What the Report discloses, however, are numerous instances where Sec. 702 acquired information was opened and examined by FBI personnel without first seeking an Order from the FISC  under (f)(2).  Further, the Court acknowledged DOJ’s disclosure of numerous instances where the Sec. 702 queries were conducted in actual support of predicated criminal investigations not involving national security.  The Report identifies as examples cases involving health care fraud, transnational organized crime, violent gangs, domestic terrorism involving racially motivated violent extremists, as well as “public corruption and bribery” with the remainder of that reference redacted in the Report.

There has been a lot of hand-wringing and teeth-gnashing on the right over this last issue.  But to me, the use of Sec. 702 acquired information in criminal investigations touches on the pre-9/11 issue of the “wall” between intelligence and criminal investigations, and the desire to have that “wall” not be insurmountable so that evidence originating in intelligence operations can be made available to criminal investigators where appropriate.

Each of the instances of predicated criminal investigations where Sec.702 acquired information was searched are commonly found to have foreign entanglements that make it entirely predictable that a query targeting a non-US person outside the United States would produce evidence of persons inside the United States who are involved in criminal activity.  Health care fraud is a lucrative business for foreign organized crime organizations. Russian and Eastern European organized crime groups have been heavily involved as a historical matter in Medicare and Medicaid fraud involving durable medical equipment. They set up storefront operations for walkers, orthopedic shoes, and other similar kinds of medical equipment, and bill the crap out of federal programs using participant numbers that they acquire in a variety of ways.  Oftentimes these groups will have received hundreds of thousands, and even millions of dollars of payments from the federal programs before the fraud is sniffed out by auditors/investigators, and payments to the phony companies are shut down.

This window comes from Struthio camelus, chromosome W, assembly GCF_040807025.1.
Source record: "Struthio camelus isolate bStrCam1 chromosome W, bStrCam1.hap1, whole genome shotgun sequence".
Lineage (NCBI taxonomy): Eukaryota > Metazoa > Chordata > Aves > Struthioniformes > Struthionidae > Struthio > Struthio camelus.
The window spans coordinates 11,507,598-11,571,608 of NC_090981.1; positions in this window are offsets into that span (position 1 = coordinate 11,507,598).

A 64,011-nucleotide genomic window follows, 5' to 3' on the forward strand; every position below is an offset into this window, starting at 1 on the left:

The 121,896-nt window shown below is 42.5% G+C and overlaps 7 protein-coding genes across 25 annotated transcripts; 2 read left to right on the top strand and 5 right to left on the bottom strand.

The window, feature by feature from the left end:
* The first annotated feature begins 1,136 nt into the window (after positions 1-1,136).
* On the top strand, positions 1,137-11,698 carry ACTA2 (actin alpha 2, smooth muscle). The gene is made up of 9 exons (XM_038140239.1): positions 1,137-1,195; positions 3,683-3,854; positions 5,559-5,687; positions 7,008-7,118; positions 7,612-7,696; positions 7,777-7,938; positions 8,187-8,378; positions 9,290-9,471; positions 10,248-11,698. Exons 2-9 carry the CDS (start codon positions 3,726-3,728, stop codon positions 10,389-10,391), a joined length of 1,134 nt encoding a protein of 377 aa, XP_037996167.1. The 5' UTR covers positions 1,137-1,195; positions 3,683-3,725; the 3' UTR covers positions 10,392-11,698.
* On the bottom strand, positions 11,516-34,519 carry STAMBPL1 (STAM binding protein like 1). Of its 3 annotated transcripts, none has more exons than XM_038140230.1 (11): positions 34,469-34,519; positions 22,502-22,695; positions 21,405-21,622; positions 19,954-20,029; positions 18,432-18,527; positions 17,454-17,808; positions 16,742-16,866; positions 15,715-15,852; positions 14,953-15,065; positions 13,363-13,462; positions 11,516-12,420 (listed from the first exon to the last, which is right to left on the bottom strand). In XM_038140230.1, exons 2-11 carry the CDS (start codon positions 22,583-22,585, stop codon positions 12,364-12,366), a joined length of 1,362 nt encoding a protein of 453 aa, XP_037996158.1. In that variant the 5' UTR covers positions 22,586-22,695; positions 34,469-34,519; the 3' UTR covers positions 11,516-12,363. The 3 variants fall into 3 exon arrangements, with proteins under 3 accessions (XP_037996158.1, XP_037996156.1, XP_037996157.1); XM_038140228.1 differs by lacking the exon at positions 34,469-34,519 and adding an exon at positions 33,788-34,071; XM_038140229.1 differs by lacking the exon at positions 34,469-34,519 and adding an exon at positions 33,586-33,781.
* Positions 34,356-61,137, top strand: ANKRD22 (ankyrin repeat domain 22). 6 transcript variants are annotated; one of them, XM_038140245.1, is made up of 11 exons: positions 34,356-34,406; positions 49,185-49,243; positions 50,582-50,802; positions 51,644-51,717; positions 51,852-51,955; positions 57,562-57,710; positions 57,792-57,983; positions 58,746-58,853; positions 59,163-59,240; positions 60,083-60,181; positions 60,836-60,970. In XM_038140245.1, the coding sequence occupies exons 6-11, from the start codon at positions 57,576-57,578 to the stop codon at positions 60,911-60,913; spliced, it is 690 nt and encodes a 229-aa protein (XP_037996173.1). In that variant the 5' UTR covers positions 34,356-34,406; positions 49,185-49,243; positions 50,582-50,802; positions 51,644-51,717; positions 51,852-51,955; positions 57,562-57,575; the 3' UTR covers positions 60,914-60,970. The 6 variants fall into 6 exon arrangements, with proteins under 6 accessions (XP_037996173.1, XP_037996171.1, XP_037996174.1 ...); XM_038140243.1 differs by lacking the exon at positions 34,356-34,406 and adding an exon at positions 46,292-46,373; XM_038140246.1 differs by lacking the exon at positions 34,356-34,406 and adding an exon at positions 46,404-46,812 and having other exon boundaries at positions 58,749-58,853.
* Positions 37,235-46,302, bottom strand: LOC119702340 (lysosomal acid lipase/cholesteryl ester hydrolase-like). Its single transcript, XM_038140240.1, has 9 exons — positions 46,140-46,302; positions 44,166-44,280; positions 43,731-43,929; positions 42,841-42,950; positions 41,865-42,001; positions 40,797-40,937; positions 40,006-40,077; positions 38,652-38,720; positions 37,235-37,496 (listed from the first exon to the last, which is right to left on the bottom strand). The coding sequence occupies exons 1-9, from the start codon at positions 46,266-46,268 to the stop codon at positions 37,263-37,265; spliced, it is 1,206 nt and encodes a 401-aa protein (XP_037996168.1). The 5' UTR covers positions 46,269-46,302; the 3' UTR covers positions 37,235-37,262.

In a similar fashion, “violent gang” investigations might include foreign-based gangs like MS-13, which operates out of El Salvador. So you would expect to see evidence of communications between individuals in El Salvador — property targeted under FISA and Sec. 702 — with individuals in the United States who are the subject of criminal investigations.

The redaction following the reference to “bribery and public corruption” is the one that seems to have generated the most outrage, with the speculation being it includes searches related to domestic political opposition groups.  But the redaction is the most telling sign in my view.  My strong suspicion is that the redacted information is a reference to the United Nations and the Foreign Corrupt Practices Act, and not about domestic political opponents.  Remember, this Report by the Court is in response to filings for recertification and reauthorization made by the Justice Department on October 19, 2020, covering a reporting period that mostly involved 2019.  Donald Trump was still the President and William Barr was still the Attorney General.

The Department of Justice and the FBI aggressively target foreign actors who engage in various forms of corruption and bribery connected to the UN and foreign government officials who can be found there.  Many have diplomatic immunity from prosecution, but most do not.  There is no question that Sec. 702 searches of foreign government officials outside the United States will often turn up communications between such officials and persons inside the United States at places like embassies or United Nations Missions.

But, that does not change the fact that within the FBI there still remains a “culture” that is predisposed to a default position of gathering intelligence through whatever means is available, even if that means is intended to be “off-limits” except in very narrow circumstances.  This is a problem that Congress needs to confront and fix, and if the FBI needs to lose access to Sec. 702 material for a period of time in order to learn to live with the limitations, then so be it.